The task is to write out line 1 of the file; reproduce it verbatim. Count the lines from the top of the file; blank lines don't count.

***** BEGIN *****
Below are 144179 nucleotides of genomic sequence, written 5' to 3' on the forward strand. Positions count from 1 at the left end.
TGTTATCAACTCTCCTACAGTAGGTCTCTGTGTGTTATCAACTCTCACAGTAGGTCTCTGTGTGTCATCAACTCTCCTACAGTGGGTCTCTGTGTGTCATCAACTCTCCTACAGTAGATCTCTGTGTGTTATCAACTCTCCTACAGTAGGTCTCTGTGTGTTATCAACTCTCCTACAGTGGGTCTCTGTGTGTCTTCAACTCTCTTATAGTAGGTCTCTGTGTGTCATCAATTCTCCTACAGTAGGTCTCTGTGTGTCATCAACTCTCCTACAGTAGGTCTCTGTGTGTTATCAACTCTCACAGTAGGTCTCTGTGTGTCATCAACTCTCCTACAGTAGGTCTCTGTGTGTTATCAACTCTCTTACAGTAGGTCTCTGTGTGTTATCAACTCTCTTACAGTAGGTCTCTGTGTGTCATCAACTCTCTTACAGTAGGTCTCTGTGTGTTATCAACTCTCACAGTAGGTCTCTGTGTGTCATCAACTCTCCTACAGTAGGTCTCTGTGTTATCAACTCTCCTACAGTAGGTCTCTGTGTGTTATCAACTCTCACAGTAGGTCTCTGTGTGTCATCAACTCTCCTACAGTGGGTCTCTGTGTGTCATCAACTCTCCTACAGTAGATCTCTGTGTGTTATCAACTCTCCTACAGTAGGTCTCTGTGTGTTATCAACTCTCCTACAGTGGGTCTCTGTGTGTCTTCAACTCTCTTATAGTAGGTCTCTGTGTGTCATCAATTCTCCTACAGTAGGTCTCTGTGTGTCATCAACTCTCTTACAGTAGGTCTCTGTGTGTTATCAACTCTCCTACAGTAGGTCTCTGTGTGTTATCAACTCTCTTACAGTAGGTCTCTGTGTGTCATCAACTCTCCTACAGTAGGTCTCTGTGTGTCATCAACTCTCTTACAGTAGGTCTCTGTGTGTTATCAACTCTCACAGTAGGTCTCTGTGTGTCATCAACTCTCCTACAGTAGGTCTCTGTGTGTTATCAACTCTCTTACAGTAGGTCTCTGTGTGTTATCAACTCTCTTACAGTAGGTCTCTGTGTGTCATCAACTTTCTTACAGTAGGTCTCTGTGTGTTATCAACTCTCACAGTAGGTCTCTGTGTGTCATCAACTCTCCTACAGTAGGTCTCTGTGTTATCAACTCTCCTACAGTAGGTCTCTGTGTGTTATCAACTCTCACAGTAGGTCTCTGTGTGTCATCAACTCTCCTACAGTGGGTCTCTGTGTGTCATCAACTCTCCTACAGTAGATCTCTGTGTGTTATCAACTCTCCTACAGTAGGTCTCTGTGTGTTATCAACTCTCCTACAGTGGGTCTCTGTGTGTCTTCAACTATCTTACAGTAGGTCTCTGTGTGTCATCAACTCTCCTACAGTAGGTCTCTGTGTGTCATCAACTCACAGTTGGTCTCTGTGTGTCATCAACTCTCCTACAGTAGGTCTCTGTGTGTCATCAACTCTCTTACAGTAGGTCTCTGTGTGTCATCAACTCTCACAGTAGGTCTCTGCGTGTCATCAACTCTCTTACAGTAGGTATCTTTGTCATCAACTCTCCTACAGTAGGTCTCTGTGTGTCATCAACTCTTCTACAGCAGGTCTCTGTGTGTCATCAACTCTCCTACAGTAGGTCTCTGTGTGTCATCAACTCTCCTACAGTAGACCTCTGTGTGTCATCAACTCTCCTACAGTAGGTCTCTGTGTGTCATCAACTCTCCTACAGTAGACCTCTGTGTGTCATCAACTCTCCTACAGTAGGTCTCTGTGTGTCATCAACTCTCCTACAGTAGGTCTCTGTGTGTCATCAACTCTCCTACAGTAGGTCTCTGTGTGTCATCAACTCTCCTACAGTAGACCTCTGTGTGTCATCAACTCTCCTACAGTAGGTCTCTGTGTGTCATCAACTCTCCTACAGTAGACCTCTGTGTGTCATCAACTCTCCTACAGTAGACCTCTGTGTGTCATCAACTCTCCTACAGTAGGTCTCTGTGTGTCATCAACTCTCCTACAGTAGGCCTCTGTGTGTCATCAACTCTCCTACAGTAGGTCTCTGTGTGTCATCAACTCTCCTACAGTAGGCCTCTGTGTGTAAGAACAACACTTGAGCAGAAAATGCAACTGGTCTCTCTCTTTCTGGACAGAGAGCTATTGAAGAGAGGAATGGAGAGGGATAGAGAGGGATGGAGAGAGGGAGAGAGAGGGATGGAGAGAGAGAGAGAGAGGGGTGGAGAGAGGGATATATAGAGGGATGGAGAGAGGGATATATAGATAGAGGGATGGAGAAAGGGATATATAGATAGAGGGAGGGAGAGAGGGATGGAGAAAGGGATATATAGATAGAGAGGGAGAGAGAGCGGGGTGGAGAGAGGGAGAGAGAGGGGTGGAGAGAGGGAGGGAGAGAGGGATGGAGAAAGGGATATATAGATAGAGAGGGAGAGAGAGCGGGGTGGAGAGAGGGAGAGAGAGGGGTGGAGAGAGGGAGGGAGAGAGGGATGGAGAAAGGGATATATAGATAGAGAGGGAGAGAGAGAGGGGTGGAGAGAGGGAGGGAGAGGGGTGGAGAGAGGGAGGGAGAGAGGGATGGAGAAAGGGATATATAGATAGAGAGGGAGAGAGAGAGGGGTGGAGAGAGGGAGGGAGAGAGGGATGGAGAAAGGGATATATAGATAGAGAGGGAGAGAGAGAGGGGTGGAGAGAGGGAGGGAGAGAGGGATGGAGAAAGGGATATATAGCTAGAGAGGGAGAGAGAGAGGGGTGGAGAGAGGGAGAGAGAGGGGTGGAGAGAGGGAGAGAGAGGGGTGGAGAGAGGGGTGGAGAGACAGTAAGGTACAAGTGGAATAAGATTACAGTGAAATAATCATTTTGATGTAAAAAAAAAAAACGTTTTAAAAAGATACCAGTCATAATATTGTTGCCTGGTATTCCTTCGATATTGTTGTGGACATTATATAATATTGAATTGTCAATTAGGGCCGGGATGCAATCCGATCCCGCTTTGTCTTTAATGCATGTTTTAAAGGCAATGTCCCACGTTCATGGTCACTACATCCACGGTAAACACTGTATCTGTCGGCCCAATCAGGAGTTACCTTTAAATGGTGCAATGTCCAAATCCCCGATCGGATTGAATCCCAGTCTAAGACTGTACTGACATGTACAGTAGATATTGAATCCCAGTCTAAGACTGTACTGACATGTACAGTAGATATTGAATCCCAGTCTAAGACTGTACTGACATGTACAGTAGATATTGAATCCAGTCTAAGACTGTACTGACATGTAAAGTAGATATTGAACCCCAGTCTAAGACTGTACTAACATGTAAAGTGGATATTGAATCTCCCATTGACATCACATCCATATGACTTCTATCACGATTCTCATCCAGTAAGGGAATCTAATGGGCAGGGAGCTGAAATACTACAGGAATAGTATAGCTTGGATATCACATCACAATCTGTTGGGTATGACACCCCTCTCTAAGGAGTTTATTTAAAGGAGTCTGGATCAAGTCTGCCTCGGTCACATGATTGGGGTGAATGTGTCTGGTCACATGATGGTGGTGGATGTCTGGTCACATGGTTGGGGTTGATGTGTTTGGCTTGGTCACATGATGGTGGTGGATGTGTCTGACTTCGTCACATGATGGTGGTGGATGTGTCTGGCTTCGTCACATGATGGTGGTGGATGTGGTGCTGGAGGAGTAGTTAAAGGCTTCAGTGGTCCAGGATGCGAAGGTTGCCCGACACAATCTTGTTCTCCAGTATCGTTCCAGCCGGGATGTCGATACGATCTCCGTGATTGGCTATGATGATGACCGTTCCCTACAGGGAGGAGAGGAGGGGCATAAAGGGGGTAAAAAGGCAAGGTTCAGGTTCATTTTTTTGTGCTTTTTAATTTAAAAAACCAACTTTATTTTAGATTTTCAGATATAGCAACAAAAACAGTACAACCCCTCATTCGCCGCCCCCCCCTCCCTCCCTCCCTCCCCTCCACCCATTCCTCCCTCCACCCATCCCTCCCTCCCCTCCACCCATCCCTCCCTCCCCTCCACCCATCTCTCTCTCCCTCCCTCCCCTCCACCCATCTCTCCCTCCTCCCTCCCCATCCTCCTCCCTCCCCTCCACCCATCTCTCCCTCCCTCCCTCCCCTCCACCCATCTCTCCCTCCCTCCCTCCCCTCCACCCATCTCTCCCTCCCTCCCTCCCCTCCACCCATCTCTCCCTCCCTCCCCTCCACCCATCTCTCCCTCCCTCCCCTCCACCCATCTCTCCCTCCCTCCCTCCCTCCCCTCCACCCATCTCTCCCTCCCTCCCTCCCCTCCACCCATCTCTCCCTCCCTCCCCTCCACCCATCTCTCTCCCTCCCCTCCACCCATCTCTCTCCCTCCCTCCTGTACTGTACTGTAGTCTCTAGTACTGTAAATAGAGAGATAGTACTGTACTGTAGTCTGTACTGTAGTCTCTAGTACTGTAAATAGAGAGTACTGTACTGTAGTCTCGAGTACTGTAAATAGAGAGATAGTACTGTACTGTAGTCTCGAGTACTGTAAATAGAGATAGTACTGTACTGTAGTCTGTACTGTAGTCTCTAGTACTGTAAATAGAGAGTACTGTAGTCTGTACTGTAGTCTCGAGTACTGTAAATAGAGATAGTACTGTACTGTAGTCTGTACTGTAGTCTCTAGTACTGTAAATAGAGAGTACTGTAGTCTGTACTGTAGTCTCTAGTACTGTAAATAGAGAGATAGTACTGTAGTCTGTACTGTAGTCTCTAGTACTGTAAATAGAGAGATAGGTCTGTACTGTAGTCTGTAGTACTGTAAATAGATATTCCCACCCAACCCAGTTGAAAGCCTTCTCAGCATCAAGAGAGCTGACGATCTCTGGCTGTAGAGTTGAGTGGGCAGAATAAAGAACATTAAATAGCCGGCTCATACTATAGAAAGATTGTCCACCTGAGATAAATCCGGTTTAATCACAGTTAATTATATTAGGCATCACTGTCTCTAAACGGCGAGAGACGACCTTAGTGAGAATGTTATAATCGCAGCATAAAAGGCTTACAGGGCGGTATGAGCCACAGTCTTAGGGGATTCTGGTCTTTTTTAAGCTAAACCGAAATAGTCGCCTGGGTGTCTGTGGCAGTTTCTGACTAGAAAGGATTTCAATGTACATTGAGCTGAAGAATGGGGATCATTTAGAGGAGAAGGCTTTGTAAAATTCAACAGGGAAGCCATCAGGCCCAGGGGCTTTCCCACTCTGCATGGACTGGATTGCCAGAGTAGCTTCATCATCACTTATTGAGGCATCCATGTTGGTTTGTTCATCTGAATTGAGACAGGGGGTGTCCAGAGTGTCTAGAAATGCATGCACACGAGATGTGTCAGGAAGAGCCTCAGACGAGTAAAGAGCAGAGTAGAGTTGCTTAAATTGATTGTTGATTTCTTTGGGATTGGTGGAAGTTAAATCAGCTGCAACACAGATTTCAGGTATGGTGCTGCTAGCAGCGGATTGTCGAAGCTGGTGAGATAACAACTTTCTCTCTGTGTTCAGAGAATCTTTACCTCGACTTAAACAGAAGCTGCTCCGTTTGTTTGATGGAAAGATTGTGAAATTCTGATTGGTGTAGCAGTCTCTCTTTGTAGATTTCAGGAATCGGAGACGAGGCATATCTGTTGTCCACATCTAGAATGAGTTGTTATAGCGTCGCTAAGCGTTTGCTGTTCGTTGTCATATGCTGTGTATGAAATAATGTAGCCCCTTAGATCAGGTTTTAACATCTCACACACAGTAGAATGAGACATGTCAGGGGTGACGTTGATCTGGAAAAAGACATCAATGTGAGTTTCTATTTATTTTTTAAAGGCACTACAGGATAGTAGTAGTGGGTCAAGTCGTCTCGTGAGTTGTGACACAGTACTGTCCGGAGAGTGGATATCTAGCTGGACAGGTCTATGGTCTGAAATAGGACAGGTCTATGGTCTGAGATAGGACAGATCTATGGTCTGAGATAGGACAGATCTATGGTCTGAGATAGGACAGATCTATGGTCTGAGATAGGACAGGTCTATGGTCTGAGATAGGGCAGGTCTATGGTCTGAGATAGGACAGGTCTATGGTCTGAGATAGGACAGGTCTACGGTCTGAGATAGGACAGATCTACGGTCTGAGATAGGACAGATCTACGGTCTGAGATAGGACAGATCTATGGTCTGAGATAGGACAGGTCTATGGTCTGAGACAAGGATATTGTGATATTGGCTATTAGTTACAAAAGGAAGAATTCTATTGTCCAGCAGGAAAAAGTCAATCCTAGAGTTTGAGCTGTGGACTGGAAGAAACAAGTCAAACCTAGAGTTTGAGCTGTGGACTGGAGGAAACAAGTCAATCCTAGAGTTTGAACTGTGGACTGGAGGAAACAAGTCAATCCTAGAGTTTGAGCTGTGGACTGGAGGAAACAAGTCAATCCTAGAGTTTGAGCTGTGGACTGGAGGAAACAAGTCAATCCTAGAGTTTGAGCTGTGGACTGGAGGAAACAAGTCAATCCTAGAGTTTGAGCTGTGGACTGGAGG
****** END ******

Below are 144179 nucleotides of genomic sequence, written 5' to 3' on the forward strand. Positions count from 1 at the left end.